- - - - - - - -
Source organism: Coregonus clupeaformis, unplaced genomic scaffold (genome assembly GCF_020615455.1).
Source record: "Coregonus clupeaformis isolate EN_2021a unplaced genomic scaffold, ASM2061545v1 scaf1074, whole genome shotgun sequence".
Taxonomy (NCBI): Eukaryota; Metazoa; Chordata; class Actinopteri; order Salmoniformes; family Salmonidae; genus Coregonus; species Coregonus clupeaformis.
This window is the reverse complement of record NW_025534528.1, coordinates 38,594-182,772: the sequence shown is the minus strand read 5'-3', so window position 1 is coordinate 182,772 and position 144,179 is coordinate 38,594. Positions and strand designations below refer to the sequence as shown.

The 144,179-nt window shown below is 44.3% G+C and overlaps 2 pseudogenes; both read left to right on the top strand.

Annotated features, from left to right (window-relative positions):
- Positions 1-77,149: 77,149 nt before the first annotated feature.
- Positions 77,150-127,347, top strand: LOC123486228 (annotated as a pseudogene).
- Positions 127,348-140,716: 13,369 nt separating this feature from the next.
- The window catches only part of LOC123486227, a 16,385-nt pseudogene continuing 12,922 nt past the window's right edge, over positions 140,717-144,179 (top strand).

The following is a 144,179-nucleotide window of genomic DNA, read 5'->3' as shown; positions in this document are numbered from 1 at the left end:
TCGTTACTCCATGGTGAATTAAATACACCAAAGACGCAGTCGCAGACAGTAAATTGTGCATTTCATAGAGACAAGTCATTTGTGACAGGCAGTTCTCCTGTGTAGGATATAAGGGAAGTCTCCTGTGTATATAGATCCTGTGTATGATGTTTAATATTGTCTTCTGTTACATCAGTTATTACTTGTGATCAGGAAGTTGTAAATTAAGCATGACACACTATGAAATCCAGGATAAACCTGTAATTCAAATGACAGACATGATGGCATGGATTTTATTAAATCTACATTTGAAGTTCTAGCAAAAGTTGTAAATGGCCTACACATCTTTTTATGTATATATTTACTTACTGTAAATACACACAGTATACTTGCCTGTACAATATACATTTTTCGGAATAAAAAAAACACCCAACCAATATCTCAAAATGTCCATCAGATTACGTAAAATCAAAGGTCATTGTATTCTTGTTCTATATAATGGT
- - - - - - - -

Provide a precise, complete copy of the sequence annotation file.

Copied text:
Source organism: Coregonus clupeaformis, unplaced genomic scaffold (genome assembly GCF_020615455.1).
Source record: "Coregonus clupeaformis isolate EN_2021a unplaced genomic scaffold, ASM2061545v1 scaf1074, whole genome shotgun sequence".
Taxonomy (NCBI): Eukaryota; Metazoa; Chordata; class Actinopteri; order Salmoniformes; family Salmonidae; genus Coregonus; species Coregonus clupeaformis.
This window is the reverse complement of record NW_025534528.1, coordinates 38,594-182,772: the sequence shown is the minus strand read 5'-3', so window position 1 is coordinate 182,772 and position 144,179 is coordinate 38,594. Positions and strand designations below refer to the sequence as shown.

The 144,179-nt window shown below is 44.3% G+C and overlaps 2 pseudogenes; both read left to right on the top strand.

Annotated features, from left to right (window-relative positions):
- Positions 1-77,149: 77,149 nt before the first annotated feature.
- Positions 77,150-127,347, top strand: LOC123486228 (annotated as a pseudogene).
- Positions 127,348-140,716: 13,369 nt separating this feature from the next.
- The window catches only part of LOC123486227, a 16,385-nt pseudogene continuing 12,922 nt past the window's right edge, over positions 140,717-144,179 (top strand).

The following is a 144,179-nucleotide window of genomic DNA, read 5'->3' as shown; positions in this document are numbered from 1 at the left end:
TCGTTACTCCATGGTGAATTAAATACACCAAAGACGCAGTCGCAGACAGTAAATTGTGCATTTCATAGAGACAAGTCATTTGTGACAGGCAGTTCTCCTGTGTAGGATATAAGGGAAGTCTCCTGTGTATATAGATCCTGTGTATGATGTTTAATATTGTCTTCTGTTACATCAGTTATTACTTGTGATCAGGAAGTTGTAAATTAAGCATGACACACTATGAAATCCAGGATAAACCTGTAATTCAAATGACAGACATGATGGCATGGATTTTATTAAATCTACATTTGAAGTTCTAGCAAAAGTTGTAAATGGCCTACACATCTTTTTATGTATATATTTACTTACTGTAAATACACACAGTATACTTGCCTGTACAATATACATTTTTCGGAATAAAAAAAACACCCAACCAATATCTCAAAATGTCCATCAGATTACGTAAAATCAAAGGTCATTGTATTCTTGTTCTATATAATGGT